Before You Move – A Practical Guide
It would be quite obvious to state that the better you prepare, the better your move is likely to turn out for you (and your family). Here are some suggestions that could help to make your preparations and the move itself smoother.
You can start with our Careers page to get an overall idea about what sort of work is available in Sri Lanka, what kind of work environment to expect and how our volunteers can assist you.
- Expand your network via websites such as Linked-in or other means, and correspond with them.
- Re-connect with old networks you may have been part of in the past. (E.g: School, University, past jobs and community organizations)
- If possible, visit a few months prior to your intended move with a few pre-organized interviews or meetings with potential employers.
- (Tip: Do not stick to advertised roles. Approach companies and ask to meet for a chat. When you learn about their business and they about your background, opportunities can spring up. It also helps with networking and to understand the industry)
- Follow Sri Lankan business news through websites such as www.LBO.lk and www.businesstoday.lk to keep abreast of what is happening in your industry and the wider business environment.
- Seek opportunities within your employment that would help with your future work in Sri Lanka (e.g: work with products/services relevant to Sri Lanka).
Another smart move is to budget early for your move and for the first year.
- If you are counting sale proceeds of a house, car or business you may need to make conservative estimates.
- Consider your liquid funds, first few months’ expenses, expected salary, etc before you decide how much you can spend on vehicles, accommodation, etc.
- If planning to rent a house/apartment in Sri Lanka, you may need to pay up to 6 months advance rent.
- Freight costs can run in to a several of thousand dollars to ship and clear a container load.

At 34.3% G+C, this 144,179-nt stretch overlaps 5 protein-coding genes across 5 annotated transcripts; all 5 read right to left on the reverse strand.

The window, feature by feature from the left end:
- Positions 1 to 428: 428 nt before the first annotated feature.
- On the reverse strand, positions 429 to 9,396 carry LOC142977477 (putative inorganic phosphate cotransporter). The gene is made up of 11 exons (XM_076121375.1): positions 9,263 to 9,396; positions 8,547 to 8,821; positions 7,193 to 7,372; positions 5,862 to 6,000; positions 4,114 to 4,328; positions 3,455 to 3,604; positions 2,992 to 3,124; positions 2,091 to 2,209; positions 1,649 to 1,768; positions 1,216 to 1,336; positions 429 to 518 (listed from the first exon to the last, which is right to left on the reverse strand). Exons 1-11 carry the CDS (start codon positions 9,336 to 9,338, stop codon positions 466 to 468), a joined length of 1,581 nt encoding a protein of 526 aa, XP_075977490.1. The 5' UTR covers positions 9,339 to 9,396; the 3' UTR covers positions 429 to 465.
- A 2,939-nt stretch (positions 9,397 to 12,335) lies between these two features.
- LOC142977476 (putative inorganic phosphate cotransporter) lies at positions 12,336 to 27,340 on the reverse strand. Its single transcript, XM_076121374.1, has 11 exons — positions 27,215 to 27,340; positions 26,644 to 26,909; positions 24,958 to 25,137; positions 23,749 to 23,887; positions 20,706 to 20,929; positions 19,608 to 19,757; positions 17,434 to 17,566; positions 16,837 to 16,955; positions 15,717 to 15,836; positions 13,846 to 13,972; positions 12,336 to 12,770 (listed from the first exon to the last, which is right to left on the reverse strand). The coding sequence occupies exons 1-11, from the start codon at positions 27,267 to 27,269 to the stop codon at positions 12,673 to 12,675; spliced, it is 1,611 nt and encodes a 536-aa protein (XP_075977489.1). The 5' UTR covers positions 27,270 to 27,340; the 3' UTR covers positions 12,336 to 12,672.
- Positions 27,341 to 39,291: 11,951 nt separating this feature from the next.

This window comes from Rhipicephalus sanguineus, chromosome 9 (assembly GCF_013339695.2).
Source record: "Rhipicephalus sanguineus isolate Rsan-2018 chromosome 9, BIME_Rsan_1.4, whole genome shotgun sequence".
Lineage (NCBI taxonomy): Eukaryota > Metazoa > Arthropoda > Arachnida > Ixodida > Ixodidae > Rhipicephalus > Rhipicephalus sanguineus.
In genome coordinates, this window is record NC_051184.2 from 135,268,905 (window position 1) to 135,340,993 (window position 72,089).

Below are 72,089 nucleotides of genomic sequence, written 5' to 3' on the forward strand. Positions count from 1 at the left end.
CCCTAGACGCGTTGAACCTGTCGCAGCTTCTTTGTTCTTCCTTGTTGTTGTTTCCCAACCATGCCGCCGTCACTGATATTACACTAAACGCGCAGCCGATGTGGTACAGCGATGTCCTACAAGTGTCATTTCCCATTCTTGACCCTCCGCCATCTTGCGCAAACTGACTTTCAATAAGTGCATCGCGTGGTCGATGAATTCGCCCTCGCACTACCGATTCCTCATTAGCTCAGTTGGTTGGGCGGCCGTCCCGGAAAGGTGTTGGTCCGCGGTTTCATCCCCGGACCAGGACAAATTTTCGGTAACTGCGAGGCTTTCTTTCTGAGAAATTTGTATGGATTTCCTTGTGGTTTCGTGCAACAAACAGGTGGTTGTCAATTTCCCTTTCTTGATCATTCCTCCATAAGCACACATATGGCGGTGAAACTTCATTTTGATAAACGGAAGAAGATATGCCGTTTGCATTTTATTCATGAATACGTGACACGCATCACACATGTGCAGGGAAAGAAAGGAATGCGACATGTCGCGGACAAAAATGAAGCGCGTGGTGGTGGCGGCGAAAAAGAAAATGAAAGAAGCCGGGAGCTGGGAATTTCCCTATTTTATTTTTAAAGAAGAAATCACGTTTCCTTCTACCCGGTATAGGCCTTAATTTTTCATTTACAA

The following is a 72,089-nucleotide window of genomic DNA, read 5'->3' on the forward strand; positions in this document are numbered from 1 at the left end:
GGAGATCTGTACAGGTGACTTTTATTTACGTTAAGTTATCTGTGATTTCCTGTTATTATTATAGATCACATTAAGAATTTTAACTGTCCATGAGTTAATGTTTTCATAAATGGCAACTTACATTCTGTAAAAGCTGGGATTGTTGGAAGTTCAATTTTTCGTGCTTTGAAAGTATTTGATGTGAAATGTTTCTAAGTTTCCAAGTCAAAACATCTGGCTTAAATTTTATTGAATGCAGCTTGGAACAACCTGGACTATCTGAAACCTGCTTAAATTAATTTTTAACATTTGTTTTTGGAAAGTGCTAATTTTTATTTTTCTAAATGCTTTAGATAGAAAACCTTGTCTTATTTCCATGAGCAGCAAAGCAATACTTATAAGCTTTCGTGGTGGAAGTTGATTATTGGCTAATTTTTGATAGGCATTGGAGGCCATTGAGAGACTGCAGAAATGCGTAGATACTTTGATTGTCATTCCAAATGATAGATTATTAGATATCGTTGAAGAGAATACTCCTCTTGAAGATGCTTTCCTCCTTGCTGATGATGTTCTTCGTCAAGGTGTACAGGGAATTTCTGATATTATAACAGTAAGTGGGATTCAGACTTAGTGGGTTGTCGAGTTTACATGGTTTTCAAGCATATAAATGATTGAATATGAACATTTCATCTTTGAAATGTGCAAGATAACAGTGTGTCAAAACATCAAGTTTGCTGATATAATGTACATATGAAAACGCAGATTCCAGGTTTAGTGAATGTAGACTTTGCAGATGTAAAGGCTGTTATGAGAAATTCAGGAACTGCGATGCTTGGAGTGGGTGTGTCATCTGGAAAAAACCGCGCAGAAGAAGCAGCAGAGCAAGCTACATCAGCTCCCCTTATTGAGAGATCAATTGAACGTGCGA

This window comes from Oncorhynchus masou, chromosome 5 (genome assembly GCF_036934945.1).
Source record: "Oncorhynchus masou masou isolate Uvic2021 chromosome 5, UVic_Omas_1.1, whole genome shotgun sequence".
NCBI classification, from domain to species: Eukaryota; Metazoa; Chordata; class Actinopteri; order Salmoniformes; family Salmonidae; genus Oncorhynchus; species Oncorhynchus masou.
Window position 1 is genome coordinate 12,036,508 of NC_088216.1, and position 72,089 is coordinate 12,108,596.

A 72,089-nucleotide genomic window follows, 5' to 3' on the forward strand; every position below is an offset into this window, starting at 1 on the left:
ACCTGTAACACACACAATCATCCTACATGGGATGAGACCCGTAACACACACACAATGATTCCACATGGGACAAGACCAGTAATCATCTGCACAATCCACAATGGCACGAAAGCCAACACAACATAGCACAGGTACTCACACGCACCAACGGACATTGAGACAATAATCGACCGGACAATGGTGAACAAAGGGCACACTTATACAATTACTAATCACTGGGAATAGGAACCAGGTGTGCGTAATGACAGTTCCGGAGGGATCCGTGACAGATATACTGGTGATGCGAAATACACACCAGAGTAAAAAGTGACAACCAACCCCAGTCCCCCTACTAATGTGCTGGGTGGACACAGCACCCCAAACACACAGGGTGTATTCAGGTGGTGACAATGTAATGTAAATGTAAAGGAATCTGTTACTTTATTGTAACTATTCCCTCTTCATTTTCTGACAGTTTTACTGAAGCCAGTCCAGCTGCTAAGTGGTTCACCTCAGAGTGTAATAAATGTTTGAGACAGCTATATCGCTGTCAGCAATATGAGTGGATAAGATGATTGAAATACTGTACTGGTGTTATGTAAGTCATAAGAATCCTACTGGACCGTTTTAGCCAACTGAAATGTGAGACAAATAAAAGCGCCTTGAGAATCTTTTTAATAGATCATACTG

As for finances, a key question is where you want to keep your money and in what sort of account/ investment (See ‘Banking’). You may want to consider remitting some money early to hedge yourself against an un-favourable currency fluctuation around the time of your move.
A few months prior you can categorize your possessions under ‘TAKE/SHIP’, ‘SELL’, ‘GIVE-AWAY’ and ‘THROW’, and take actions accordingly. Starting early will allow you to sell some items which you would have to otherwise give-away or dispose of in a rush. What and when you sea-freight will need some careful thought as you may have to endure few weeks without access to those items and the possible loss.
Wrapping Up in the Country you are Leaving:
The various wrap-up tasks (selling a car/house, renting out a house, leaving your job, banking tasks, address changes, selling/shipping your items, service cancellations, etc) prior to your move can take longer than you anticipate, and will often occur in parallel with your preparations in Sri Lanka. Furthermore, you will need time to say your good byes. It is advisable to give around 2-3 months for your final tasks, and more if you are selling a house.
Other Miscellaneous Tips:
- Check property websites or contact property agents re: accommodation and prices.
- Check vehicle prices or rental details online
- Search online about your favourite activities and hobbies, and see where they are available in Sri Lanka.
For those moving with Families:
Those migrating with spouses and children will have many more factors to consider. It is best to try and identify their reservations and look at addressing them early. The timing of the migration will also have to be planned with everyone’s interests in mind.
Quite often one parent makes the move first in order to get the basic needs (house, vehicle, employment, schools, household goods, etc) organized, and is later joined by spouse and children. This approach creates the least disruption to lifestyle and comfort, as an uncomfortable living environment would be a bad start to your new life in Sri Lanka.
Language – English is widely spoken and understood in Sri Lanka and you could manage reasonably well even if that is all you speak. However, it is worth learning a little Sinhala or Tamil. Even if your kids are to study in English in Sri Lanka, some Sinhala/Tamil will help them engage better with people in a variety of situations.
Friends – An idea is to get your children/spouse to connect with like-minded children/spouses of your friends via the internet or in person during pre-move trips. Another idea is to identify activities (sports, dancing, theatre, etc) where your children could make friends.
Schools – Apart from finding a school, the other key concern is the education level. It is advisable to get hold of some text books of the parallel grade in Sri Lanka to assess if there is a gap. Getting hold of the books prior to the move would also enable the kids to get familiarized with the subject matter.
Please visit the ‘Education’ section for more information.